News Categories

Ashley Madison hackers reveal personal information of site members

By Jasper Oregas & Liu Hongzuo - on 20 Aug 2015, 1:58pm

Ashley Madison hackers reveal personal information of site members

Ashley Madison's site banner.

Remember how Ashley Madison, an online cheating website, was hacked by a group called “The Impact Team” and had access to the entire database of personal information that belong to the site’s 37 million users? A month has passed since the hacking incident, and now the hackers took further action. In a press release found on the Dark Web, the hackers declared that Avid Life Media (ALM) – Ashley Madison’s parent company – has failed to remove the infidelity-encouraging website, resulting in the leak with all personal information of Ashley Madison users on the Dark Web (and subsequently, the Internet).

Verification of AM's database leak. Source: Ars Technica.

According to Ars Technica, the information leak is a file dump is approximately 10GB in size that can be torrented, and in it contain email addresses, member profiles, credit card transaction records, and other confidential information (such as fetishes) of the members.

The Impact Team's announcement of leak, found on the Dark Web. Source: Krebs on Security.

The hackers’ announcement was initially done through a text-based magazine found on the Dark Web known as Quantum Magazine, which in turn posted a skeletal press release by The Impact Team. Previously, The Impact Team declared that the Full Delete option (where users pay a nominal fee to have their personal information erased from Ashley Madison’s database) offered was a ‘fraud’ that brought USS$1.7 million (S$2.39 million) in revenue for ALM in 2014. Even with the fee paid, ALM did not scrub away user information as promised.

By failing to comply with the threat, the hackers have decided to take action by making the same database available to the public. The hackers supported their stance by referring to a 2013 lawsuit which highlighted the thousands of fake profiles created on the site to inflate the site’s membership count and encourage more sign-ups.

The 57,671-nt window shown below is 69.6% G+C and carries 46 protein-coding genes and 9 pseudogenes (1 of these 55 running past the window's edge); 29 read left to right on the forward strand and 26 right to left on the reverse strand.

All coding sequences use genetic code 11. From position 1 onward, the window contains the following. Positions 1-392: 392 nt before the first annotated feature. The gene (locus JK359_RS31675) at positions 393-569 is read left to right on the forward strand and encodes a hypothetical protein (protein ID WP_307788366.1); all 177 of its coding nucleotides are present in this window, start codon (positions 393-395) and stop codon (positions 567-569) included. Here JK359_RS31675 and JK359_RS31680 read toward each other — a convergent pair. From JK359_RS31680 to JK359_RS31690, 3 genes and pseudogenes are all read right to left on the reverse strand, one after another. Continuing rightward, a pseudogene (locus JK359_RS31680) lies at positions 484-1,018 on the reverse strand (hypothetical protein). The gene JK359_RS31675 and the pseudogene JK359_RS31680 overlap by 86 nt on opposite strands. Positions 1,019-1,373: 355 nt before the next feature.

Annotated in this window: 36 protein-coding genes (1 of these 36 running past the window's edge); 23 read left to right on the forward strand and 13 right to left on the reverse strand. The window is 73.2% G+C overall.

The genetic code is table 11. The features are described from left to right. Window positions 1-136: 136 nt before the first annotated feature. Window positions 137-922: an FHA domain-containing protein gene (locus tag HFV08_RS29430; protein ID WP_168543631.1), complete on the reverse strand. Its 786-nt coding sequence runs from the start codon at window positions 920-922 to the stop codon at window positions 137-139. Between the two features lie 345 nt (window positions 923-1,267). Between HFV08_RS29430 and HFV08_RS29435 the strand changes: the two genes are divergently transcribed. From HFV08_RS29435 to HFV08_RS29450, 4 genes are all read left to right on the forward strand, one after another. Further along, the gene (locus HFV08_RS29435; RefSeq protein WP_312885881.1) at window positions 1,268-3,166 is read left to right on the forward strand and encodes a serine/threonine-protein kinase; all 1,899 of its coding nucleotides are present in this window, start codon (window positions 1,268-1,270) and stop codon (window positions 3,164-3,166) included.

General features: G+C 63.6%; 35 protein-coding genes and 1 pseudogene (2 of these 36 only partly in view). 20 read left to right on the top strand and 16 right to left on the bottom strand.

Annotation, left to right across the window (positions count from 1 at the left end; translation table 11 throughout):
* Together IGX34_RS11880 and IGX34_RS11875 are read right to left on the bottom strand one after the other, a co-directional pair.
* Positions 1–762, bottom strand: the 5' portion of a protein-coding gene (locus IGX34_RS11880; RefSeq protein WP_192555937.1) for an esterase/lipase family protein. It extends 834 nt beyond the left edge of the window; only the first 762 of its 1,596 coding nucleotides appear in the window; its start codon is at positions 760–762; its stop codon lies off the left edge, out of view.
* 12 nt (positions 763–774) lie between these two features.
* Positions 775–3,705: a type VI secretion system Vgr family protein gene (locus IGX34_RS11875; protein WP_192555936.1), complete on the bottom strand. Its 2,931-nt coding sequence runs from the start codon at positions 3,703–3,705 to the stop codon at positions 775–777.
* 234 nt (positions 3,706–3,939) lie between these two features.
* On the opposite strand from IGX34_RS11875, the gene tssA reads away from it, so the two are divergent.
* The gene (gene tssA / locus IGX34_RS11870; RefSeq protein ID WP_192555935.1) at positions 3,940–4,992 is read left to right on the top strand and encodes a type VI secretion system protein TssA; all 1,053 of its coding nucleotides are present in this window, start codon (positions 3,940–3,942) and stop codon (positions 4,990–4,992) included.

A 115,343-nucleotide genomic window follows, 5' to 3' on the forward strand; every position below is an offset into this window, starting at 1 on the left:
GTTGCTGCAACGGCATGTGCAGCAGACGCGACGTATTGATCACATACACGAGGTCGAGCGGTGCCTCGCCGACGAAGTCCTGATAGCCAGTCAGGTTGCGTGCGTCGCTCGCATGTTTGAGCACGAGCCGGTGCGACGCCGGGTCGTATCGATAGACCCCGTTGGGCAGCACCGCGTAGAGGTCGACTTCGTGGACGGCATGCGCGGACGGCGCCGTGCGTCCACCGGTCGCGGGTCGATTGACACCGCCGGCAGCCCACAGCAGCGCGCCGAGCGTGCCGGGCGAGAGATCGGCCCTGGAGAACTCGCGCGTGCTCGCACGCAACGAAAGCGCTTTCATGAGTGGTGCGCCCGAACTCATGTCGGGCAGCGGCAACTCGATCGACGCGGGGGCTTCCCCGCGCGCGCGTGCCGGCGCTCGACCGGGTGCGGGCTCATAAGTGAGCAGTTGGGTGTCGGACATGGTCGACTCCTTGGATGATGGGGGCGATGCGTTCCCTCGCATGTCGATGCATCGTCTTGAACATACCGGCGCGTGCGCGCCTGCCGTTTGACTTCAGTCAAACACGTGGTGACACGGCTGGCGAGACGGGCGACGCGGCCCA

“90 – 95% of actual users are male,” said the text-only press release by The Impact Team. “Chances are your man signed up on the world’s biggest affair site, but never had one. He just tried to. If that distinction matters (sic).”

However, it is worth noting that Ashley Madison does not verify e-mail addresses of the users, and it is entirely possible for users to mis-use another person’s email address for the purpose of signing up and accessing the contents of the website.

Ashley Madison has taken a stance of painting the leak as a criminal act, and has published a press release here to address the information leak.

“These are illegitimate acts that have real consequences for innocent citizens who are simply going about their daily lives,” said the online statement. “Regardless, if it is your private pictures or your personal thoughts that have slipped into public distribution, no one has the right to pilfer and reveal that information to audiences in search of the lurid, the titillating, and the embarrassing.”

Raja Bhatia, original founding chief technology officer of Ashley Madison, commenting through Brian Krebs’s computer security blog, said that majority of the leak - which amounts to hundreds of gigabytes in total – are not entirely from the Ashley Madison personal information database. The rest of the dumps come from other hacked sources, other than itself.

For people who do not wish to use the Dark Web, contents of leak can be torrented from the Internet.

Source: Ars Technica, Ashley Madison, Krebs on Security, Wired